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Siem Offshore fleet transferred

Siem Offshore fleet transferred
Norwegian shipping received a boost when shipping tycoon Kristian Siem decided to transfer the Siem Offshore fleet of 25 offshore vessels back into the Norwegian taxation scheme.

Norwegian shipping received a boost when shipping tycoon Kristian Siem decided to transfer the Siem Offshore fleet of 25 offshore vessels back into the Norwegian taxation scheme.

Norwegian shipping received a boost when shipping tycoon Kristian Siem decided to transfer the Siem Offshore fleet of 25 offshore vessels back into the Norwegian taxation scheme from the Cayman Islands.

The move represents a turnaround for Norway, following the outflow of shipping tonnage in the last few years, including fleets that were owned by Oslo-listed companies.

Siem Offshore started the transfer after behind-the-scenes discussions with the Norwegian government and Mr Siem.

?We have 25 ships, including 10 under construction in Norway, which is the anchor handling fleet. We are moving the fleet into the Norwegian shipping taxation scheme starting this quarter and we should have 15 ships there before the end of this year,? Siem Offshore director Terje Løvoll told.

?Our newbuilding programme will finish in 2011, so from then all of our vessels will operate under the Norwegian taxation scheme.?

The move will involve 100,000 dwt of vessels, which includes platform supply ships and multi-role support vessels.

Siem Offshore is one of the top investors in Norwegian ships this decade. It has invested in a NKr11bn ($1.8bn) 25-vessel newbuilding programme at Norwegian yards, including 14 already delivered.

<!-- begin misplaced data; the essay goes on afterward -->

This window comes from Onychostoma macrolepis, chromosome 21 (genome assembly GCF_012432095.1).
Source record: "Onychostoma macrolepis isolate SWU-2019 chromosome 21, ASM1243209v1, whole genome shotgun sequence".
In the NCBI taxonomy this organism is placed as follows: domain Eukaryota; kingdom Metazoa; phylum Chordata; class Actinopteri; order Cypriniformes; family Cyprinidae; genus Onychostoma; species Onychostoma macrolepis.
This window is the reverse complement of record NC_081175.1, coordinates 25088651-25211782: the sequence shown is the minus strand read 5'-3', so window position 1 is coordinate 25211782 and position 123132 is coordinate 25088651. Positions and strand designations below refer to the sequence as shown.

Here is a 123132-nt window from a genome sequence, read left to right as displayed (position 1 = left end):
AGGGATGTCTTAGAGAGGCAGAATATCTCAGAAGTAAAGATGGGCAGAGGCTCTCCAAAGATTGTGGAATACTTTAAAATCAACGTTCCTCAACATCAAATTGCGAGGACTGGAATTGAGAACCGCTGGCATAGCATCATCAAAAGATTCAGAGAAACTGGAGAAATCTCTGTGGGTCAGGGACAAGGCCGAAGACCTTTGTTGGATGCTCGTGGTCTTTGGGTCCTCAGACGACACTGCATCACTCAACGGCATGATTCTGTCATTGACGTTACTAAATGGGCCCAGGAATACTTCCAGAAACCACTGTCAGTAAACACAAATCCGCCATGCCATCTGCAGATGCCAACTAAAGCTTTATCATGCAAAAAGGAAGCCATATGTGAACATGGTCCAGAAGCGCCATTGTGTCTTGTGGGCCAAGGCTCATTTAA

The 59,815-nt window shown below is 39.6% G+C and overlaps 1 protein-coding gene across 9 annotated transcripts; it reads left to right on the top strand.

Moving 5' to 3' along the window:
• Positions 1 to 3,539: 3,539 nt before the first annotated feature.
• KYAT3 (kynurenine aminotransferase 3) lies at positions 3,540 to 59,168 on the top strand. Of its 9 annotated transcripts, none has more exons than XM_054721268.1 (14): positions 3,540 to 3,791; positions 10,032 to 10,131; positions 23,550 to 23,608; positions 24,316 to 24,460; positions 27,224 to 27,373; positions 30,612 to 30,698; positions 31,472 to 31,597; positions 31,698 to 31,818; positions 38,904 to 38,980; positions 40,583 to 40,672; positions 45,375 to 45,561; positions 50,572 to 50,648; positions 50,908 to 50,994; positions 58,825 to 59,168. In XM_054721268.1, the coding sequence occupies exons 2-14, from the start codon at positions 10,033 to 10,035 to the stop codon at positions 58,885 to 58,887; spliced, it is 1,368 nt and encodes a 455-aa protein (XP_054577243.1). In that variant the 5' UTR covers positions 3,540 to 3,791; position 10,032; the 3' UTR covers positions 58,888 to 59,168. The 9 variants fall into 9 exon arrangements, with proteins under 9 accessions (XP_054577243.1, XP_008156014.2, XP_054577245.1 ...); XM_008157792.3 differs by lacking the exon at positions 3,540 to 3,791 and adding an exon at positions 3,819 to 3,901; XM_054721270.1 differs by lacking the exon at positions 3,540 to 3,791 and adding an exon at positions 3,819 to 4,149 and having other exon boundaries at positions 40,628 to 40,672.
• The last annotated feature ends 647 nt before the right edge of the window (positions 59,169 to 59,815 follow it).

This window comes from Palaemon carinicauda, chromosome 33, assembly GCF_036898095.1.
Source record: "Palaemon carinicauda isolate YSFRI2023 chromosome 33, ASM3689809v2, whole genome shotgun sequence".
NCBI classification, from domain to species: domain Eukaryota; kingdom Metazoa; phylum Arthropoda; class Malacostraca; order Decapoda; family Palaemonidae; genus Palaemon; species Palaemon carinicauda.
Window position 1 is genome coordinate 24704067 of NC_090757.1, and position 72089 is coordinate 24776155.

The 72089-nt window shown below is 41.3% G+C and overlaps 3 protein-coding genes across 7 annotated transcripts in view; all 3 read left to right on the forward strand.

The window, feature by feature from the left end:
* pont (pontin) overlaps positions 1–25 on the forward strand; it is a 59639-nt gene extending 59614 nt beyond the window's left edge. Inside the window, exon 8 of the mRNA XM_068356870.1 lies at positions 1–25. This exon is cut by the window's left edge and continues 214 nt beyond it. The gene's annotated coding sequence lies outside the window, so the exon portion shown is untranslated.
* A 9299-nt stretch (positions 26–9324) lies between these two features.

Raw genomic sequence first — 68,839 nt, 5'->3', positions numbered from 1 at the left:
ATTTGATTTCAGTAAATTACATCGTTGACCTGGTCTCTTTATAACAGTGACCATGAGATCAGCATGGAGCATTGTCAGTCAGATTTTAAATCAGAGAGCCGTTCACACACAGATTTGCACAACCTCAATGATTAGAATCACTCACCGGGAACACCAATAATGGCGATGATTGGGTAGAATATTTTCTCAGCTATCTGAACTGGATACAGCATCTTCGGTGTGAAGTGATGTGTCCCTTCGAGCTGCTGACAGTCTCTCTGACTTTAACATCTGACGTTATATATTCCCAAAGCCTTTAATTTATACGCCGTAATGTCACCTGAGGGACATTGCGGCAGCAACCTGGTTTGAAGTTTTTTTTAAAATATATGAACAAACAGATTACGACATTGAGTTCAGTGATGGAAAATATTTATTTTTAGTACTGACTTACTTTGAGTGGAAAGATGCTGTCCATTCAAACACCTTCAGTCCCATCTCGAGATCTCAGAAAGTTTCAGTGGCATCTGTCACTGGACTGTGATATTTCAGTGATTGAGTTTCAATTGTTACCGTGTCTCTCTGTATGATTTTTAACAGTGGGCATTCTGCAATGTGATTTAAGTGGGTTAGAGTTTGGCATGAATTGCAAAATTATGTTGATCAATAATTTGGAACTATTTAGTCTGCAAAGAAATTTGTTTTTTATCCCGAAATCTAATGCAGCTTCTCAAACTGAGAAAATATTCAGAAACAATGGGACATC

The other anchor handlers are under construction at Kleven Verft in Ulsteinvik, south of Ålesund.

Siem Offshore"s transfer of its tonnage is a positive move for Norwegian shipping.

?This illustrates that Norway has in place internationally competitive taxation for shipping,? Norwegian Shipowners" Association managing director Sturla Hendriksen said.

Siem Offshore will operate its fleet from its Kristiansand base, but some of the crews will have to include non-Norwegians due to local contract issues.

The company has started discussions with Norwegian unions to iron out a deal to ensure it can continue crewing its vessels with non-Norwegians when the ships are on international duties, Mr Løvoll said.

?We have good cooperation with the unions but they want to secure a Norwegain workforce,? he said. ?They and us want to ensure the crews are competent with operations and the technology.?

Mr Siem, who is also associated with subsea vessel operator Subsea 7 and Norwegian food shippers Star Reefers, said: ?We consider the Norwegian rules and conditions to be competitive, and have decided to move the ownership of the Siem Offshore vessels to Norway. We trust that both the operation and ownership in Norway will give the company long term predictability and competitiveness.?

Siem Offshore originates from Det Søndenfjeldske Norske Dampskibsselskap, which was founded in 1854 as the oldest shipping company listed on the Oslo Stock Exchange.

Norway controls 465 offshore vessels, which represents the second largest offshore fleet after the US.

www.TurkishMaritime.com.tr

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